According to Rayburn, potential buyers expressed interest in acquiring the Hostess brand.[33] On November 21, Judge Robert Drain cleared Hostess to close.[5] In approving the plan, Drain ruled against U.S. Trustee for the Southern District Tracy Hope Davis' motion to convert the bankruptcy to a Chapter 7 bankruptcy with an appointed trustee to oversee liquidation. Davis criticized the plan's provisions, which would "'grant bonuses to insiders' and 'cherry-pick' which administrative claims get paid".[34] Drain left Rayburn in charge of the liquidation; Hostess had argued that its assets would devalue if the company had to wait for a trustee to get up to speed on the company.[35] Hostess Brands' liquidation plan was finalized by a federal bankruptcy judge on November 29.[36] In January 2013, the company asked a judge to set a March 21 deadline for workers to file back-pay claims.[37] On February 11, a U.S. Bankruptcy Court judge in New York approved stalking horse bidders for Hostess Brands.[38][39][40][41]

The company received bids for assets from Walmart, Target, Kroger, Flowers Foods and Grupo Bimbo,[42][43][44][45] and was expected to sell its snack-cake and bread brands during 2013.[46][47][48][49] On January 8, 2013, Hostess Brands hired Hilco to sell its equipment, machinery and real estate.[50] Three days later the company announced a $390 million stalking-horse bid by Flowers Foods for six of its bread brands (including Wonder Bread),[51] and court approval was received for a February 28 auction of the brands.[52]

On January 15, 2013, Hostess Brands began searching for a stalking-horse bidder for its snack cakes;[53] four companies (Grupo Bimbo, a partnership of Apollo Global Management and C. Dean Metropoulos and Company, Hurst Capital and McKee Foods) were negotiating.[54][55][56] Two weeks later the company picked Apollo Global Management and C. Dean Metropoulos and Company as lead bidder for its snack cakes,[57][58][59][60] with the bid deadlines for all Hostess brands March 11 and 12.[61]

Buyers[edit]

It was announced on January 28, 2013 that United States Bakery was the leading bidder for Hostess' Sweetheart, Eddy's, Standish Farms and Grandma Emilie's brands and McKee Foods was the leading bidder for its Drake's brand, which included Ring Dings, Yodels and Devil Dogs.[62][63] On March 11 Apollo Global Management made the sole bid ($410 million) for the company's snack business, which included Twinkies.[64]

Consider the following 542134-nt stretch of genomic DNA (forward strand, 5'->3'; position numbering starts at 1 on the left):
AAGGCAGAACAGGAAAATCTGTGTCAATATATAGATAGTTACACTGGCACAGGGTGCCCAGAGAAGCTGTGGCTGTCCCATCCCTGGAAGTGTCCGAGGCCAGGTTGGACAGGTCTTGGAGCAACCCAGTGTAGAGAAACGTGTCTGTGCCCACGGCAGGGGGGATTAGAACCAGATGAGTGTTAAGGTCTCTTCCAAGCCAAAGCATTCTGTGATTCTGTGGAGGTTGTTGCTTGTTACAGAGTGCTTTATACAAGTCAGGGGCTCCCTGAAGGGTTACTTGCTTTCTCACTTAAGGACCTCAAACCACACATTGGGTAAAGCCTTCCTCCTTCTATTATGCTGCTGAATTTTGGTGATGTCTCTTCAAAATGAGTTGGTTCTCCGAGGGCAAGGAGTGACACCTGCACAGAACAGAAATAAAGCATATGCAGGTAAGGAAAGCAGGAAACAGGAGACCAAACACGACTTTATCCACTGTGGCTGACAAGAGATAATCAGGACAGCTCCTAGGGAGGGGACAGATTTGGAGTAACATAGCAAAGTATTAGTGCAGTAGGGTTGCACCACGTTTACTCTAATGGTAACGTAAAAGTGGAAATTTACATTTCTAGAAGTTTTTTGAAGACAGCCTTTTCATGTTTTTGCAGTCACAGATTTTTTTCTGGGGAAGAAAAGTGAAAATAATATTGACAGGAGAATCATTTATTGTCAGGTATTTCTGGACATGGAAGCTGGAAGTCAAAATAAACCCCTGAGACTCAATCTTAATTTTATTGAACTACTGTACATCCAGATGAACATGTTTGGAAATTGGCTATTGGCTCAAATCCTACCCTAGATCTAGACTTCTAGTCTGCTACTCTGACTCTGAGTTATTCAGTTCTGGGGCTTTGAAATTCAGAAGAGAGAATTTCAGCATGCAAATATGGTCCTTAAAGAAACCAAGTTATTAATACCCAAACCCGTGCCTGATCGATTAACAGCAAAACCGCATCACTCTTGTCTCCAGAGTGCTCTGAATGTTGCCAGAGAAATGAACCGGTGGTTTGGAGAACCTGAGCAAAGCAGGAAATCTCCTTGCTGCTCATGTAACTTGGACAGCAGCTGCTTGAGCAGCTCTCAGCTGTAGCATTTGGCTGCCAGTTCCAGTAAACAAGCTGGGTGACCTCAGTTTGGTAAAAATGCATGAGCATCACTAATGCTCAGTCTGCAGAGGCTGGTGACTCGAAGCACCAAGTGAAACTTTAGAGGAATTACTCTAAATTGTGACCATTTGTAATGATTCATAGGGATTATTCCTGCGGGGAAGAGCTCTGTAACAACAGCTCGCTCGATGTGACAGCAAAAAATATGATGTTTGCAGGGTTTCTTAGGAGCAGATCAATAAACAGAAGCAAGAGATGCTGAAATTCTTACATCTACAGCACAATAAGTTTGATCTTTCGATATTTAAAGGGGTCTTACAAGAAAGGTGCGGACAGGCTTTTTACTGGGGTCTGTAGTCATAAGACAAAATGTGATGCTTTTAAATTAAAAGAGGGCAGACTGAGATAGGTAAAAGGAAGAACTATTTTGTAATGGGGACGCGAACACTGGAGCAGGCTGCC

Hostess Brands[edit]

Further information: Hostess Brands

On June 6, 2013, the new Hostess Brands reopened the Emporia, Kansas plant.[65] Hostess announced ten days later that production would resume the following month, and on June 23 said that its brands would be back on store shelves on July 15.[66][67] although the company would sell fewer products than before, new president Rich Seban said that it might produce innovative pastries and snacks. "We can have some fun with that mixture", Seban said, suggesting that Hostess might experiment with gluten-free, higher-fiber and lower-sugar and -sodium products.[68]

Brands[edit]

Sold to Apollo and Metropoulos[edit]

In January 2013, a joint venture by Apollo Global Management and C. Dean Metropoulos and Company became the leading bidder to purchase Dolly Madison and the Hostess brand of snacks.[57] Silver Point Capital, Grupo Bimbo and Hurst Capital also placed bids for both brands.[54][55][58][69] On March 12, Apollo and Metropoulos won the bid to buy the brands from Hostess for $410 million.[70] The deal was approved by a bankruptcy court, and C. Dean Metropoulos and Company principal Daren Metropoulos announced that Hostess products would be sold again on July 15.[71]

Sold to Bimbo Bakeries USA[edit]

Bimbo Bakeries USA outbid Flowers Foods for the rights to Beefsteak on February 28, 2013,[72][73] and the deal was approved by a bankruptcy court on March 20.[74] In August, the trademarks of J. J. Nissen and the web domain jjnissenbreads.com were transferred to Bimbo Bakeries,[75] which later purchased other regional Hostess bread brands: Colombo, Cotton's, Emperor Norton, Fisherman's Wharf, Parisian and Toscana.

Sold to Flowers Foods[edit]

In January 2013 it was announced that Flowers Foods had offered to buy six of Hostess' bread brands, including Wonder Bread. The deal, initially structured at $360 million, involved 20 bakeries and 38 depots.[76] Flowers Foods won the bid to purchase five of the six bread brands (except Beefsteak, purchased by Grupo Bimbo) on February 28.[72] The deal went through a bankruptcy court in March and was completed on July 22, 2013.[77][78] The five brands are Butternut Bread, Home Pride, Merita Breads, Nature's Pride and Wonder Bread.[51]

Sold to Lewis Brothers Bakeries[edit]

The rights to the following Hostess brands were sold to Lewis Brothers Bakeries in December 2013:[79]

  • Blue Ribbon
  • Braun's
  • Bread du Jour
  • Continental
  • Countess
  • County Fair
  • D'Agostino's
  • Daffodil Farm
  • Di Carlo
  • Millbrook
  • Nancy Martin
  • Old World
  • Ozark Mill
  • Pantry Pride
  • Sap's
  • Weber's

Sold to McKee Foods[edit]

McKee Foods, owner of Hostess competitor Little Debbie, purchased the Drake's snack cakes on March 14, 2013 for $27.5 million.[63][80] After the deal passed a bankruptcy court, McKee began selling the snacks on September 23.[81]

Sold to United States Bakery[edit]

United States Bakery won the auction for four northwestern Hostess bakeries on March 15, 2013 for a reported $30.85 million,[62][82] and the deal was approved by a bankruptcy court that month. The brands were Eddy's, Grandma Emile's, Standish Farms and Sweetheart Bakery.[62] As of December 2015, the rights to the Baker's Inn and Dutch Hearth brands remain unsold.[83][84]

See also[edit]

References[edit]

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External links[edit]